Obama, at a fundraiser, last night: “For those of you who are just weary of the primary, and feeling kind of ground down or that it’s like a Bataan death march, I just want everybody to know that the future is bright.”
Jen Rubin: “Yeah, just like that. (Note to our Democratic friends: avoid analogies which compare, even in jest, the minor stresses of campaigning to war crimes; there’s a candidate out there who knows something about real wars and real suffering.)”
Actually, David Axelrod made the comparison earlier this year:
“They are going to have a very hard choice to make after Tuesday if she loses Texas or Ohio,” Mr Obama’s top adviser David Axelrod said. “There are people in the party who are very concerned about this turning into some kind of a Bataan Death March.”
I’m not going to jump up and down and demand an apology or suggest that Obama is insensitive to veterans or anything like that. I’m just going to note that shortly after 9/11, when some were proclaiming the death of irony, there was a widespread sense that it was silly to apply military metaphors, associated with killing and death, to mundane inconveniences.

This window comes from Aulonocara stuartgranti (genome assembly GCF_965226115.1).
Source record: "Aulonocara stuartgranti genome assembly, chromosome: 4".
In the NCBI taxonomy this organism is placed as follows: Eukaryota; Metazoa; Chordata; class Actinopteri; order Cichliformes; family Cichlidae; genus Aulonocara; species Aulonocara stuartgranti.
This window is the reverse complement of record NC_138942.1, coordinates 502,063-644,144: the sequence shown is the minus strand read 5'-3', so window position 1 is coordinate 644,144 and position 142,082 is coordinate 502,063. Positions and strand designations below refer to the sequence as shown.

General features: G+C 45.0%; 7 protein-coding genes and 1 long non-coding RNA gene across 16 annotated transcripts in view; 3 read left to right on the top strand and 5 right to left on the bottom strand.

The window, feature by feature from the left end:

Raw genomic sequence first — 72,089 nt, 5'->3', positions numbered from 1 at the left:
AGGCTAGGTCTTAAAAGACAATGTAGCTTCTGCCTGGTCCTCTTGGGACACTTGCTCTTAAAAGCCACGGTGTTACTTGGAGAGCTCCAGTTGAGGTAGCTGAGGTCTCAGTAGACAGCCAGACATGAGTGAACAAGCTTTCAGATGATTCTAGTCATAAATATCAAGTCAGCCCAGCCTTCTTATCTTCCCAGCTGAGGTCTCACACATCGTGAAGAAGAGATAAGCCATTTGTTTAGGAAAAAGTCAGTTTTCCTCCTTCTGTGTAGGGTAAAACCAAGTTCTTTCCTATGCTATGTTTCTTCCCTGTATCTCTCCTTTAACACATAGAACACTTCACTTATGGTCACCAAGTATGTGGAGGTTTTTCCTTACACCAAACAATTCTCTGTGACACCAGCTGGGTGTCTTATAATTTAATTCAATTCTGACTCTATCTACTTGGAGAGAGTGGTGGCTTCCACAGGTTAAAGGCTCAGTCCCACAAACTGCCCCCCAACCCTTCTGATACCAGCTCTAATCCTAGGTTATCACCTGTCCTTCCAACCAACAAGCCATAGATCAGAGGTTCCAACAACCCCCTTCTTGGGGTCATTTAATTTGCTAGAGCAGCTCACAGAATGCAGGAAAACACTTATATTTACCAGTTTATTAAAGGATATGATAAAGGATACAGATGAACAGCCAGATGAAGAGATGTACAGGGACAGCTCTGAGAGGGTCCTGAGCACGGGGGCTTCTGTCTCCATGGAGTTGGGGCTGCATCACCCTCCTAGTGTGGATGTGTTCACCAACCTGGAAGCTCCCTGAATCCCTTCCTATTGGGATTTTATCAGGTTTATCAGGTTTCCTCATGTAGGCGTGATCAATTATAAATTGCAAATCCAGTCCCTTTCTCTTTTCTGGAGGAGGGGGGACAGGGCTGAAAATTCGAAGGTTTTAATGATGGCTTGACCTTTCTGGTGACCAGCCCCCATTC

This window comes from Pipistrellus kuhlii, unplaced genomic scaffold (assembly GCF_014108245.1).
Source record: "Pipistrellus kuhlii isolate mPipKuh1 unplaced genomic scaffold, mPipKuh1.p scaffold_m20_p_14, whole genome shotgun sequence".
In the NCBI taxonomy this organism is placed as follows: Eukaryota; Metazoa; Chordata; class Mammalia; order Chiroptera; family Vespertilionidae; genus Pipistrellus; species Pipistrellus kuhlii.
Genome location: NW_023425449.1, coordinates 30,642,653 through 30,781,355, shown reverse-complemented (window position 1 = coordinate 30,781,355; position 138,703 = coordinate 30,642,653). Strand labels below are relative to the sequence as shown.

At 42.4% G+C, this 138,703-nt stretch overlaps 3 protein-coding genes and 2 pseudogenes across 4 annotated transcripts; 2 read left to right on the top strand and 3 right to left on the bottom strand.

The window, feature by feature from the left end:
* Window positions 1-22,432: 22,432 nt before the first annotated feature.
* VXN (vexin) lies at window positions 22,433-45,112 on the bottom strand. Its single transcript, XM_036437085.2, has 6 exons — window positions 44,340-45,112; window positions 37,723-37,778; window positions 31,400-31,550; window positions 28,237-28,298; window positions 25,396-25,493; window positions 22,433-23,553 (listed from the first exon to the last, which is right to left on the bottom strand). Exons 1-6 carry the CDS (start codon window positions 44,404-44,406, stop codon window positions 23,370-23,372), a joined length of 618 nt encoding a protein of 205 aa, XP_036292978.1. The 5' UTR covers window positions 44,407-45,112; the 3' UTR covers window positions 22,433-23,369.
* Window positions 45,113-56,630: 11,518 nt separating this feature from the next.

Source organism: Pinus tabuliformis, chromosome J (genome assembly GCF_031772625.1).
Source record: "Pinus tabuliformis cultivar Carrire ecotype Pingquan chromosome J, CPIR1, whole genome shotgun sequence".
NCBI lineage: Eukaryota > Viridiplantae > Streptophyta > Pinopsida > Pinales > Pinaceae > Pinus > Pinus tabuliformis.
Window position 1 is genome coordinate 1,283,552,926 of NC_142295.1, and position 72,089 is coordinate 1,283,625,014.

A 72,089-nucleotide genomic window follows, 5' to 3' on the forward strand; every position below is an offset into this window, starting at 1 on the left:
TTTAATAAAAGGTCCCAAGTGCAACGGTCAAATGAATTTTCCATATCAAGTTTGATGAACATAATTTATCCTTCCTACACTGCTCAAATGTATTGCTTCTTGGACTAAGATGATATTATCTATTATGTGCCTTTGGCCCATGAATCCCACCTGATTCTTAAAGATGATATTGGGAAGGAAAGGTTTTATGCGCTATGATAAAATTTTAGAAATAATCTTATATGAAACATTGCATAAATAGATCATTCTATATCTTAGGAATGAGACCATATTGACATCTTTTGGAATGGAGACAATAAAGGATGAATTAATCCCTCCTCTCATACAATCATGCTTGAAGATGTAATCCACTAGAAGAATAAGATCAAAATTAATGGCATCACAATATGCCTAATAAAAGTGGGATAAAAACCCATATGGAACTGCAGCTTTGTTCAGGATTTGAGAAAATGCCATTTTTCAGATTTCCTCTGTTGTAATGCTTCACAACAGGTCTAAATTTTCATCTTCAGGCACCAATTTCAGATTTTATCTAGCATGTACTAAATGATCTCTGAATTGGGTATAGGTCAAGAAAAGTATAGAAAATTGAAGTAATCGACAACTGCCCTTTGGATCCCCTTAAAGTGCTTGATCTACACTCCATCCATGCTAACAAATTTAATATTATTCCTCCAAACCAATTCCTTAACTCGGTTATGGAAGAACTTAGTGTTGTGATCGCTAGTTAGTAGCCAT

No one would think to call the Carville and Stephanopolous operation in Little Rock “The War Room” (also the title of the documentary that covered it) during a time of actual war. Football player Kellen Winslow got a little grief when he declared, “It’s war. They’re out there to kill you, so I’m out there to kill them. … I’m a soldier.”
Calling a long and tiring campaign a death march is about one step removed from Reductio ad Hitlerium, because while I’m sure the candidates, their staffs, and the people who cover them are exhausted, it just doesn’t compare to war atrocities. As Rubin notes, it gives off a whiff of “poor me, poor me” whining.
Obama gets a pass this time, but this metaphor ought to be mothballed.